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The Zero-sum Society Distribution And The Possibilities For Economic Change Paperback – April 10, 2001

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Product Details

  • Paperback: 240 pages
  • Publisher: Basic Books; New edition edition (April 10, 2001)
  • Language: English
  • ISBN-10: 0465085881
  • ISBN-13: 978-0465085880
  • Product Dimensions: 5.3 x 0.6 x 8 inches
  • Shipping Weight: 6.4 ounces (View shipping rates and policies)
  • Average Customer Review: 2.7 out of 5 stars  See all reviews (6 customer reviews)
  • Amazon Best Sellers Rank: #1,516,312 in Books (See Top 100 in Books)

Editorial Reviews


"An extraordinarily good and lucid examination of current economic difficulties." -- John Kenneth Galbraith, The New York Review of Books

About the Author

Lester Thurow has been professor of management and economics at MIT for more than thirty years. A Ph.D. in economics from Harvard University, he taught at Harvard from 1966 to 1968 after a term as a staff economist on President Lyndon Johnson's Council of Economic Advisers. In addition to writing several books, three of them New York Times best sellers, he has served on the Editorial Board of the New York Times, as a contributing editor of Newsweek, and as a member of Time magazine's Board of Economists.

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Customer Reviews

2.7 out of 5 stars

Most Helpful Customer Reviews

15 of 21 people found the following review helpful By Jane Pek on October 27, 2000
Format: Paperback
This was one of the most readable non-fiction books I've ever come across. It's written in clear effective English and makes its point (mainly through repetition) very well.
Thurow has one basic idea - that the American economy was paralysed in the 1970s because of the variety of groups (upper-class versus lower-class, blacks versus whites, industrial versus agricultural etc.) with conflicting interests that made it impossible for the government to undertake effective policies. As such, this book seems pretty commonsensical and hardly revolutionary nor particularly enlightening. Thurow takes us through the various economic problems that the US faced at the time to show how this is the case.
This problem appears to be the combined flaw of democracy - that people have a say in how the country is run - although he didn't explore that; and capitalism - the doctrine of self-interest. The groups all want to protect themselves. This means that any change will inevitably be vetoed/subject to prolonged protest by at least one group - namely, the group that will have to suffer (by seeing their incomes decline) so that the rest of the economy can benefit. This shows up in the protection of inefficient industries such as steel and textiles, the unwillingness to impose strict income and price controls etc. In effect, the economy will continue to stay stagnant until certain groups are imposed on for the sake of everyone else.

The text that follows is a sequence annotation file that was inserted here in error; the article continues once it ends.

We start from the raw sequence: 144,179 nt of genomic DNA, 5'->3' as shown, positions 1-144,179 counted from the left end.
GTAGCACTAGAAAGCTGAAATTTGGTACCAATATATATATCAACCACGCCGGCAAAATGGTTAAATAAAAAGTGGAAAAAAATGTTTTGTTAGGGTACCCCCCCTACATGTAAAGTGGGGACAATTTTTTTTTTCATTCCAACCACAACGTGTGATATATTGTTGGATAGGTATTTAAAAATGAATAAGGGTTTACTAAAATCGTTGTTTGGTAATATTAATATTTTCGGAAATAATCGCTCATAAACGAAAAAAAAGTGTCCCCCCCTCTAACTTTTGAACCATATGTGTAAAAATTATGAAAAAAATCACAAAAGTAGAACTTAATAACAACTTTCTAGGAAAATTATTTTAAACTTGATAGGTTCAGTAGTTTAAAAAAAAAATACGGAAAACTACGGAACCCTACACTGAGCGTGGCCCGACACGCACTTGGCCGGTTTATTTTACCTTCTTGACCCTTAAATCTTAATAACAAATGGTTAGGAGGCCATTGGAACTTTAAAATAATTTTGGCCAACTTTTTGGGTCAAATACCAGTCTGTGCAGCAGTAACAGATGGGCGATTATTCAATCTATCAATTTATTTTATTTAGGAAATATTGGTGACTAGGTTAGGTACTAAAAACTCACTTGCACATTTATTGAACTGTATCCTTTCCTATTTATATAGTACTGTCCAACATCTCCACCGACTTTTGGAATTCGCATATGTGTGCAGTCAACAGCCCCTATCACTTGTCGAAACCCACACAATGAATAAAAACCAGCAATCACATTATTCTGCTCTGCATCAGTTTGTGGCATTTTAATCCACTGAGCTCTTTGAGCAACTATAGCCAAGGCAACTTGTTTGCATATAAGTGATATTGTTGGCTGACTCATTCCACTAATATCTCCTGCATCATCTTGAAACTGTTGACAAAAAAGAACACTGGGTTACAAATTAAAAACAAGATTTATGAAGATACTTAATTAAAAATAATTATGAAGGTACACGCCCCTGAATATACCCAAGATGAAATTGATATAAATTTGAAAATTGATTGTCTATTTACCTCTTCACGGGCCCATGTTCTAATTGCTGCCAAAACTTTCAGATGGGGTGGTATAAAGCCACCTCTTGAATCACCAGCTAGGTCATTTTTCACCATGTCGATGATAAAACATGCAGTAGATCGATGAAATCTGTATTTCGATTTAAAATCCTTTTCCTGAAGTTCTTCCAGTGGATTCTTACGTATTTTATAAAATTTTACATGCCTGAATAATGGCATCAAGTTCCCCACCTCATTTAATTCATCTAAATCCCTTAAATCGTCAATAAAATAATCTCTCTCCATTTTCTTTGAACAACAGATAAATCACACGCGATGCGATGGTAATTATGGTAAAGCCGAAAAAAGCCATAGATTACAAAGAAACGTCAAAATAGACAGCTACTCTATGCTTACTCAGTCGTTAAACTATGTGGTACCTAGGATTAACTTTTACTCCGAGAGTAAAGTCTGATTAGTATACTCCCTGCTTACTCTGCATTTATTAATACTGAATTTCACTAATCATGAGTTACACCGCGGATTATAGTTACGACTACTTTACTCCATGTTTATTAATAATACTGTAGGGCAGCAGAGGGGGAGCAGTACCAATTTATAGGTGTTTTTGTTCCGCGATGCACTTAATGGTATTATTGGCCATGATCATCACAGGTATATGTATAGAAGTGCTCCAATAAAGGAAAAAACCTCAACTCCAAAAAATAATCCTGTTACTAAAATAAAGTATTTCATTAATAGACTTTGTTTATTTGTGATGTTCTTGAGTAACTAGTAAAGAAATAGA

He also makes the interesting case that inflation was not really a problem, backing this up with statistics that show that the average American's standard of living rose; and income differences didn't widen. Rather, it was a matter of perception and psychology.
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1 of 2 people found the following review helpful By M.N.JAM on August 15, 2013
Format: Paperback
Thurow's Zero Sum Society is a classic, one of the few books written about the contemporary US over the past thirty years or so that was and is worth reading. Two others are Olsen's Rise and Decline of Nations and Lasch's Culture of Narcissism. The three, which can and should be read together, are prophetic of what has happened since they were published (1980-82). If the Thurow's views seem commonplace, it has because they have penetrated the thinking of many. Carping about whether Thurow is properly using game theoretic terminology is irrelevant to the core thesis of the book, which is that the US is simply not adapting to the global order it did so much to promote in the aftermath of WWII.
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0 of 1 people found the following review helpful By J. Davis on October 4, 2013
Format: Paperback
The ZSS was one of the most valuable and insightful economic books ever written, and it is well worth reading even today. Thurow, a brilliant man and an excellent writer, combines (as I see it) philosophy and economics brilliantly in this classic. The most important part of the book--not to diminish many other important features--was his lucid explanation of why political activity is usually zero-sum (people's gain from a government action is accompanied by losses for many others).

Although written in 1980, this concept remains just as valid today. Just take the current debate over the health insurance law. Many people (correctly)complain that it will hurt them, while many others (also correctly) praise it for helping them. If this concept was understood by the masses, it would lead to a more constructive dialogue today. Regrettably, people want laws passed that help them without hurting anyone else, and that simply isn't possible.

Thurow is known as a liberal, but I would argue he's really a very reasonable moderate or centrist. He makes compelling arguments against the corporate income tax and antitrust laws that liberals should read carefully. He also makes strong arguments for government involvement in the economy that conservatives should read carefully. Anyone who wants a deep understanding of economics and politics should read this classic. My only complaint with him is that he hasn't published an update of ZSS. It would be worthwhile to the American public to discuss some more recent economic events within the book's context.
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